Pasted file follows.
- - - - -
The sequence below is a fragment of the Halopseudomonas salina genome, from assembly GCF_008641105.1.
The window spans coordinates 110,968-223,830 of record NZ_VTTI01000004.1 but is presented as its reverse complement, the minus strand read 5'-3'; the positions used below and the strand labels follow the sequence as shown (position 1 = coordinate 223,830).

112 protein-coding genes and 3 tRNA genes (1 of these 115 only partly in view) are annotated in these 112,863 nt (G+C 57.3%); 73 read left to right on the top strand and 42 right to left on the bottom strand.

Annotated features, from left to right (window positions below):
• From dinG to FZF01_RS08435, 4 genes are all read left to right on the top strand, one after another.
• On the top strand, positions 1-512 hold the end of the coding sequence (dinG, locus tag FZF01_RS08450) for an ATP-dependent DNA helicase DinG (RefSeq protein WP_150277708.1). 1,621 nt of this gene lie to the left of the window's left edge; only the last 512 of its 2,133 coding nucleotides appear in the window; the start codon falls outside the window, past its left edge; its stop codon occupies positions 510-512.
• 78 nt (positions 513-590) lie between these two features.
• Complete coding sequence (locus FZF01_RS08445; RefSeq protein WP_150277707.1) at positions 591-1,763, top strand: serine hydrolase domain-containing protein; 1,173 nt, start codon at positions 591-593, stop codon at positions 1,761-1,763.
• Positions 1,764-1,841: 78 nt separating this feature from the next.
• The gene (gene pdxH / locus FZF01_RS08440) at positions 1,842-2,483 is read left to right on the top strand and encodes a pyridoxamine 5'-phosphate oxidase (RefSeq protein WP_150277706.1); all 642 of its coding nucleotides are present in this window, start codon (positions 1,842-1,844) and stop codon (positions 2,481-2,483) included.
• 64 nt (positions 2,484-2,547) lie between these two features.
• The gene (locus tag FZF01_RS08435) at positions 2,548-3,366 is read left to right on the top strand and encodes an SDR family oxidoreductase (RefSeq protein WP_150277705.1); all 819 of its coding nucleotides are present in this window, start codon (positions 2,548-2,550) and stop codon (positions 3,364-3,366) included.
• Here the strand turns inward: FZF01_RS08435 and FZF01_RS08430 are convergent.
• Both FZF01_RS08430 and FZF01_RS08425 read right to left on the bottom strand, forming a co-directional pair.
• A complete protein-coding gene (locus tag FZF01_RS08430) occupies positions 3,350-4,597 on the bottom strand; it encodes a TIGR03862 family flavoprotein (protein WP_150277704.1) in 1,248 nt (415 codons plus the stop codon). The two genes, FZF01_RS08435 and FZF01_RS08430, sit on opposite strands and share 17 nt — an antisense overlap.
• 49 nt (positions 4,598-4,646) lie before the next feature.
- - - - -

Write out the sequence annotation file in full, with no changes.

The sequence below is a fragment of the Halopseudomonas salina genome, from assembly GCF_008641105.1.
The window spans coordinates 110,968-223,830 of record NZ_VTTI01000004.1 but is presented as its reverse complement, the minus strand read 5'-3'; the positions used below and the strand labels follow the sequence as shown (position 1 = coordinate 223,830).

112 protein-coding genes and 3 tRNA genes (1 of these 115 only partly in view) are annotated in these 112,863 nt (G+C 57.3%); 73 read left to right on the top strand and 42 right to left on the bottom strand.

Annotated features, from left to right (window positions below):
• From dinG to FZF01_RS08435, 4 genes are all read left to right on the top strand, one after another.
• On the top strand, positions 1-512 hold the end of the coding sequence (dinG, locus tag FZF01_RS08450) for an ATP-dependent DNA helicase DinG (RefSeq protein WP_150277708.1). 1,621 nt of this gene lie to the left of the window's left edge; only the last 512 of its 2,133 coding nucleotides appear in the window; the start codon falls outside the window, past its left edge; its stop codon occupies positions 510-512.
• 78 nt (positions 513-590) lie between these two features.
• Complete coding sequence (locus FZF01_RS08445; RefSeq protein WP_150277707.1) at positions 591-1,763, top strand: serine hydrolase domain-containing protein; 1,173 nt, start codon at positions 591-593, stop codon at positions 1,761-1,763.
• Positions 1,764-1,841: 78 nt separating this feature from the next.
• The gene (gene pdxH / locus FZF01_RS08440) at positions 1,842-2,483 is read left to right on the top strand and encodes a pyridoxamine 5'-phosphate oxidase (RefSeq protein WP_150277706.1); all 642 of its coding nucleotides are present in this window, start codon (positions 1,842-1,844) and stop codon (positions 2,481-2,483) included.
• 64 nt (positions 2,484-2,547) lie between these two features.
• The gene (locus tag FZF01_RS08435) at positions 2,548-3,366 is read left to right on the top strand and encodes an SDR family oxidoreductase (RefSeq protein WP_150277705.1); all 819 of its coding nucleotides are present in this window, start codon (positions 2,548-2,550) and stop codon (positions 3,364-3,366) included.
• Here the strand turns inward: FZF01_RS08435 and FZF01_RS08430 are convergent.
• Both FZF01_RS08430 and FZF01_RS08425 read right to left on the bottom strand, forming a co-directional pair.
• A complete protein-coding gene (locus tag FZF01_RS08430) occupies positions 3,350-4,597 on the bottom strand; it encodes a TIGR03862 family flavoprotein (protein WP_150277704.1) in 1,248 nt (415 codons plus the stop codon). The two genes, FZF01_RS08435 and FZF01_RS08430, sit on opposite strands and share 17 nt — an antisense overlap.
• 49 nt (positions 4,598-4,646) lie before the next feature.